State Corporation Commission denies Appalachian Power rate increase request

By: - November 24, 2020 4:55 pm

Power transmission lines. (Ned Oliver/Virginia Mercury)

Appalachian Power Company, Virginia’s second largest electric utility serving more than half a million customers in and around Southwest Virginia, will not be allowed to raise its rates for the upcoming three years, regulators decided Tuesday.

The State Corporation Commission also slightly decreased the company’s allowed profit margin, from 9.42 percent to 9.2 percent. Appalachian had argued it should be increased to 9.9 percent. 

In ruling that the current rates should remain in place, the State Corporation Commission rejected a December 2019 accounting decision by the utility that sought to expense $88 million in costs related to the retirement of eight coal-fired units in 2014 and 2015.

The effect of the December 2019 writeoff was so significant that it allowed Appalachian to claim it had underearned over the past three years despite reporting tens of millions in overearnings in 2017 and 2018. Virginia Attorney General Mark Herring’s office decried the move as “highly unreasonable” and “unconscionable.” 

Appalachian, though, argued that changes to the law made by the Grid Transformation and Security Act of 2018 permitted the utility to expense costs related to the early retirement of fossil fuel plants. It also claimed that the language of that law prohibited the State Corporation Commission from weighing whether or not the decision had been reasonable. 

Complicating the case was the question of whether a new consumer protection law known as House Bill 528 should apply. This law, which reversed part of the Grid Transformation and Security Act, restored the SCC’s authority to determine the period of time over which the costs of plant retirements can be recovered by Appalachian Power and Dominion Energy. Without that authority, utilities would be able to recover certain costs all at once rather than spreading them out over time, potentially allowing them to reduce the amount of overearnings they would otherwise have to return to customers as refunds or credits.

But while the Office of the Attorney General and Virginia Poverty Law Center argued the new law should apply to Appalachian’s rate case, preventing the utility from writing off the $88 million in retirement costs all at once, the State Corporation Commission disagreed on the grounds that the rate case was filed before the legislation went into effect on July 1.

Appalachian Power’s service territory. (APCO)

Nevertheless, the SCC in its Tuesday order found that it did have the authority to determine the reasonableness of the company’s expenses and rejected its December 2019 accounting, pointing out that up until then, Appalachian had treated the plant closures as normal retirements. In that month, the utility “fundamentally changed course,” regulators wrote.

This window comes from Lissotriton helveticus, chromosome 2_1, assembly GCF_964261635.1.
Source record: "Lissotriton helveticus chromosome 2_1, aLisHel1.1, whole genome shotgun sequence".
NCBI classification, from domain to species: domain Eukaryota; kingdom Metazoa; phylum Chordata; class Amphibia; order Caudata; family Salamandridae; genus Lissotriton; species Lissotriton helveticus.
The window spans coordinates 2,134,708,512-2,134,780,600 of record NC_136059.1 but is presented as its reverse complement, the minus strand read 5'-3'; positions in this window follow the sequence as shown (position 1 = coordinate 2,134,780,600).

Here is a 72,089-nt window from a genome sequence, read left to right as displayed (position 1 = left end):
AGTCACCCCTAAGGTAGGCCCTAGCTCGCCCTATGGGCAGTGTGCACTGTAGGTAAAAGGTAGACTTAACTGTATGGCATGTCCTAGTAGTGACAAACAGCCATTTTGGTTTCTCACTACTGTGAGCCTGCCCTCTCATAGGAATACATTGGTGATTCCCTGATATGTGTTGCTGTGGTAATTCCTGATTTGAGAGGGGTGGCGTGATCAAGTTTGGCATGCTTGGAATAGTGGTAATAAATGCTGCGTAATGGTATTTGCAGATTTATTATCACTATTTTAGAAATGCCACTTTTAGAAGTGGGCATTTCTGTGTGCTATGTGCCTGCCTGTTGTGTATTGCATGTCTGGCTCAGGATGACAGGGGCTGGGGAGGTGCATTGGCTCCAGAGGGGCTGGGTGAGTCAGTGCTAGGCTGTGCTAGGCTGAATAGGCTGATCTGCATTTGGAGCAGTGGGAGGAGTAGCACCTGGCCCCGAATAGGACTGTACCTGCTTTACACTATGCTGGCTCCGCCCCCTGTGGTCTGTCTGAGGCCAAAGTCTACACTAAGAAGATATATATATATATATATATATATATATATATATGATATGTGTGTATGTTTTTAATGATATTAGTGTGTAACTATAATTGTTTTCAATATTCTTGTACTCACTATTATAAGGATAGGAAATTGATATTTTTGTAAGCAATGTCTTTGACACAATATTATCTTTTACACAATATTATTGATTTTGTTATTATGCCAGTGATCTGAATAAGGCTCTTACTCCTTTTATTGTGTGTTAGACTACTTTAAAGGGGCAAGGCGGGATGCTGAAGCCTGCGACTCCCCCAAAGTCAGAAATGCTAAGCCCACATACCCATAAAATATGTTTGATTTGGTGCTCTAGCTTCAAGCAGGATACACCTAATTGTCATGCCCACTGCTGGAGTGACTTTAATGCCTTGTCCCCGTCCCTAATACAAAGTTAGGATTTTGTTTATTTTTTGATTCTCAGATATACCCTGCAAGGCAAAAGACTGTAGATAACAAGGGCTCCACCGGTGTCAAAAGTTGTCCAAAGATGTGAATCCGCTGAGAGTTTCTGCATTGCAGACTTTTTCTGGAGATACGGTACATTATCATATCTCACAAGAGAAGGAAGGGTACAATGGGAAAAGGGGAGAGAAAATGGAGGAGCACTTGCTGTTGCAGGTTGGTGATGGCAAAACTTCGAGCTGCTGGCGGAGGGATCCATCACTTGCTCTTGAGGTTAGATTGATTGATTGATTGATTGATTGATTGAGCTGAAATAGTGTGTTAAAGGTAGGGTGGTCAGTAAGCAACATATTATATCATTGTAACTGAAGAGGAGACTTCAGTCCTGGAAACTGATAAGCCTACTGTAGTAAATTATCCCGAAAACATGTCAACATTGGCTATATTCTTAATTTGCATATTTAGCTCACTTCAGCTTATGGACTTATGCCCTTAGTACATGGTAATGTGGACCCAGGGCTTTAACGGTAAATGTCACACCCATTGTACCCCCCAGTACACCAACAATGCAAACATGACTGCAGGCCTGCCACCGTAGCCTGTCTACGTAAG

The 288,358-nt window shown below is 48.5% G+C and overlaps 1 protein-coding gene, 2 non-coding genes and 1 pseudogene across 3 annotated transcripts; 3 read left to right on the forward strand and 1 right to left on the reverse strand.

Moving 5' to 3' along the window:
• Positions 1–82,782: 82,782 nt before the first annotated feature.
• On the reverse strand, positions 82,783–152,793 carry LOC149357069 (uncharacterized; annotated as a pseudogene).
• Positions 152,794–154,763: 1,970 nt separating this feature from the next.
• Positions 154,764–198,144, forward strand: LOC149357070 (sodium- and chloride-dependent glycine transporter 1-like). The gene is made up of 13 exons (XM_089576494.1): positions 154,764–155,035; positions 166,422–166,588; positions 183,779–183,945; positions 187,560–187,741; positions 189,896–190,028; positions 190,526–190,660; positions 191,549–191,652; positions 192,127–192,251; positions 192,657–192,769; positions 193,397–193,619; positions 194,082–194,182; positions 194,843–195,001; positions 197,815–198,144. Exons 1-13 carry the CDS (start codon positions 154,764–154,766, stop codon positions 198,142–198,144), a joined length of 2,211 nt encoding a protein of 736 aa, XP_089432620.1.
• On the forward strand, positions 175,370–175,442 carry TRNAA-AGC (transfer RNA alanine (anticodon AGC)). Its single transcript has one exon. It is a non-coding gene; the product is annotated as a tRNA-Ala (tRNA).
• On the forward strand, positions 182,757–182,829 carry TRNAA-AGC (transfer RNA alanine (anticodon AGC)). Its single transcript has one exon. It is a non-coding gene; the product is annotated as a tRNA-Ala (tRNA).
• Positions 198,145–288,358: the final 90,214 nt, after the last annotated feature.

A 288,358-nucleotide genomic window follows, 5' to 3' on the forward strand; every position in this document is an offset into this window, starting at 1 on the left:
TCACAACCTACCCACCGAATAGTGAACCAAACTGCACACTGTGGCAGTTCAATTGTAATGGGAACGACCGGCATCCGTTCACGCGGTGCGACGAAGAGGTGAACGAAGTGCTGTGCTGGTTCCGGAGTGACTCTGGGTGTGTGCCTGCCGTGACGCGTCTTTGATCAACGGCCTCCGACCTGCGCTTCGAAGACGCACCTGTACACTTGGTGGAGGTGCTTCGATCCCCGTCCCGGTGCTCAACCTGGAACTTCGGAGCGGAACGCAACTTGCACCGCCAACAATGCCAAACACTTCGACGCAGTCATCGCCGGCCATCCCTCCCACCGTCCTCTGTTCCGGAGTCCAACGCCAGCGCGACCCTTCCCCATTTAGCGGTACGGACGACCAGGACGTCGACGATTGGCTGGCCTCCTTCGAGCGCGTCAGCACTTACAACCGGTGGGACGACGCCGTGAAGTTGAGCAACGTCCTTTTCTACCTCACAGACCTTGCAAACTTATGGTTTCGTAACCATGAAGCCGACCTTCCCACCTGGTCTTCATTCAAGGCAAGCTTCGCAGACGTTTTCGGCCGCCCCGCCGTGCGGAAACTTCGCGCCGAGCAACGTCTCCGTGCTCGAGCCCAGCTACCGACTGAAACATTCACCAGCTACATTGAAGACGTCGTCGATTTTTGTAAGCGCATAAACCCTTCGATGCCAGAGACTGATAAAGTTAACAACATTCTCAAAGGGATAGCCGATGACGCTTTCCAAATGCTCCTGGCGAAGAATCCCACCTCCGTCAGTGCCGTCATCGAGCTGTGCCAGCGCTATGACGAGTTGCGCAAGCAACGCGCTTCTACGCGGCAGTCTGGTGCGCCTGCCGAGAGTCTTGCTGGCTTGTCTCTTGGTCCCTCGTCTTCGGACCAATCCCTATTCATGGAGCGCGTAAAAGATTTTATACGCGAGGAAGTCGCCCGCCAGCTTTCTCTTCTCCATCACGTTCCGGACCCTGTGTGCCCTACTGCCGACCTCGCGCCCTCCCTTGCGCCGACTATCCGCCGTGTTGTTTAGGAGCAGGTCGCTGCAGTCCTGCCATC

Ultimately, the commission determined that between 2017 and 2019, Appalachian Power overearned just shy of $2 million. Virginia statute does not authorize refunds to be made to customers unless earnings are more than 0.7 percent above the approved profit margin. 

While “pleased” with the commission’s rejection of the rate increase, Herring in a statement from spokesperson Charlotte Gomer said he thought the Attorney General’s Office “laid out a strong case for APCo customers to receive rate refunds and a rate decrease” and was “disappointed the Commission’s order did not include more analysis on those issues we raised that could have brought customers rate relief.”

Will Cleveland, an attorney with the Southern Environmental Law Center who had argued against the expensing of the $88 million, praised the commission’s decision. 

“The idea of using accounting gimmickry to engineer a rate increase in the middle of a global pandemic is exactly the wrong direction for Virginia right now, and I believe the commission properly applied the law and found that accounting maneuver was improper,” he said.

Appalachian spokesperson Teresa Hall said that company leaders were reviewing the SCC order. 

UPDATE: On Wednesday, Appalachian notified the Virginia Supreme Court it intends to appeal the SCC’s decision.

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Sarah Vogelsong
Sarah Vogelsong

Sarah is Editor-in-Chief of the Mercury and previously its environment and energy reporter. She has worked for multiple Virginia and regional publications, including Chesapeake Bay Journal, The Progress-Index and The Caroline Progress. Her reporting has won awards from groups such as the Society of Environmental Journalists and Virginia Press Association, and she is an alumna of the Columbia Energy Journalism Initiative and Metcalf Institute Science Immersion Workshop for Journalists.